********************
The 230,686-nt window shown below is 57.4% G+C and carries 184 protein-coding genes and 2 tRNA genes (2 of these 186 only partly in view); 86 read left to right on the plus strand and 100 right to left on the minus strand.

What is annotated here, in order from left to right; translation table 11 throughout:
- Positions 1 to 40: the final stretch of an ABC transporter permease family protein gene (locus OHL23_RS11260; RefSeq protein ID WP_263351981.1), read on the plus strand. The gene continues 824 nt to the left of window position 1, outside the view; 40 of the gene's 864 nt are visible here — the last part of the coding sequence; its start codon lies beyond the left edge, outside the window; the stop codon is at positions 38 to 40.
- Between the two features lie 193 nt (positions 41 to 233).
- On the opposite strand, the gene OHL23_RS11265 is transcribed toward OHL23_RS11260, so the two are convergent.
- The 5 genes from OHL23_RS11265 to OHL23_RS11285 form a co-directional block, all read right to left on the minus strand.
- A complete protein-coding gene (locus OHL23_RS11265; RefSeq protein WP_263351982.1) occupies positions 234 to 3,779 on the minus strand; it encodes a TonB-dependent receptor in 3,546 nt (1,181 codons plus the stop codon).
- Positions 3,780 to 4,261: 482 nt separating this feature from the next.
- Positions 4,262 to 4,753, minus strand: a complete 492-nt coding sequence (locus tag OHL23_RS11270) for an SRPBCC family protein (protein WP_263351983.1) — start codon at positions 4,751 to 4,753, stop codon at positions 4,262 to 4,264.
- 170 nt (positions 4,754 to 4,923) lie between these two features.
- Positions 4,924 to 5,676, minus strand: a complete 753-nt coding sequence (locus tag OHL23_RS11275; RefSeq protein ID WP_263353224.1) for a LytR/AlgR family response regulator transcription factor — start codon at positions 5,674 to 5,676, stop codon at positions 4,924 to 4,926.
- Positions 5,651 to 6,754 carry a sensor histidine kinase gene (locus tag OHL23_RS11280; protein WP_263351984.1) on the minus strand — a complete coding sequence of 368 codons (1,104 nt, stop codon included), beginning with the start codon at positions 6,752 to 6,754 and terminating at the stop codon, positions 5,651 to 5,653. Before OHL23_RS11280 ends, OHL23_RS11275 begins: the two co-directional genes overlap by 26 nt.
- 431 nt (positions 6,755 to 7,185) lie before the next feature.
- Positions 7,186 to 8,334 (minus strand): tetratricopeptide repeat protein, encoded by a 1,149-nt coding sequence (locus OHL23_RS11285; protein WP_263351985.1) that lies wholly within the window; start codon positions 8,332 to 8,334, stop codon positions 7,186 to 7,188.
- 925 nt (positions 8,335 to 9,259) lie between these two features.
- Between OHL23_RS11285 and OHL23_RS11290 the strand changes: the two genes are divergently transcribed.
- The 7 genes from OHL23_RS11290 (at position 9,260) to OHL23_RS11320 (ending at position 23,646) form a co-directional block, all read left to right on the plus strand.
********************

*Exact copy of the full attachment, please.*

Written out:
The 230,686-nt window shown below is 57.4% G+C and carries 184 protein-coding genes and 2 tRNA genes (2 of these 186 only partly in view); 86 read left to right on the plus strand and 100 right to left on the minus strand.

What is annotated here, in order from left to right; translation table 11 throughout:
- Positions 1 to 40: the final stretch of an ABC transporter permease family protein gene (locus OHL23_RS11260; RefSeq protein ID WP_263351981.1), read on the plus strand. The gene continues 824 nt to the left of window position 1, outside the view; 40 of the gene's 864 nt are visible here — the last part of the coding sequence; its start codon lies beyond the left edge, outside the window; the stop codon is at positions 38 to 40.
- Between the two features lie 193 nt (positions 41 to 233).
- On the opposite strand, the gene OHL23_RS11265 is transcribed toward OHL23_RS11260, so the two are convergent.
- The 5 genes from OHL23_RS11265 to OHL23_RS11285 form a co-directional block, all read right to left on the minus strand.
- A complete protein-coding gene (locus OHL23_RS11265; RefSeq protein WP_263351982.1) occupies positions 234 to 3,779 on the minus strand; it encodes a TonB-dependent receptor in 3,546 nt (1,181 codons plus the stop codon).
- Positions 3,780 to 4,261: 482 nt separating this feature from the next.
- Positions 4,262 to 4,753, minus strand: a complete 492-nt coding sequence (locus tag OHL23_RS11270) for an SRPBCC family protein (protein WP_263351983.1) — start codon at positions 4,751 to 4,753, stop codon at positions 4,262 to 4,264.
- 170 nt (positions 4,754 to 4,923) lie between these two features.
- Positions 4,924 to 5,676, minus strand: a complete 753-nt coding sequence (locus tag OHL23_RS11275; RefSeq protein ID WP_263353224.1) for a LytR/AlgR family response regulator transcription factor — start codon at positions 5,674 to 5,676, stop codon at positions 4,924 to 4,926.
- Positions 5,651 to 6,754 carry a sensor histidine kinase gene (locus tag OHL23_RS11280; protein WP_263351984.1) on the minus strand — a complete coding sequence of 368 codons (1,104 nt, stop codon included), beginning with the start codon at positions 6,752 to 6,754 and terminating at the stop codon, positions 5,651 to 5,653. Before OHL23_RS11280 ends, OHL23_RS11275 begins: the two co-directional genes overlap by 26 nt.
- 431 nt (positions 6,755 to 7,185) lie before the next feature.
- Positions 7,186 to 8,334 (minus strand): tetratricopeptide repeat protein, encoded by a 1,149-nt coding sequence (locus OHL23_RS11285; protein WP_263351985.1) that lies wholly within the window; start codon positions 8,332 to 8,334, stop codon positions 7,186 to 7,188.
- 925 nt (positions 8,335 to 9,259) lie between these two features.
- Between OHL23_RS11285 and OHL23_RS11290 the strand changes: the two genes are divergently transcribed.
- The 7 genes from OHL23_RS11290 (at position 9,260) to OHL23_RS11320 (ending at position 23,646) form a co-directional block, all read left to right on the plus strand.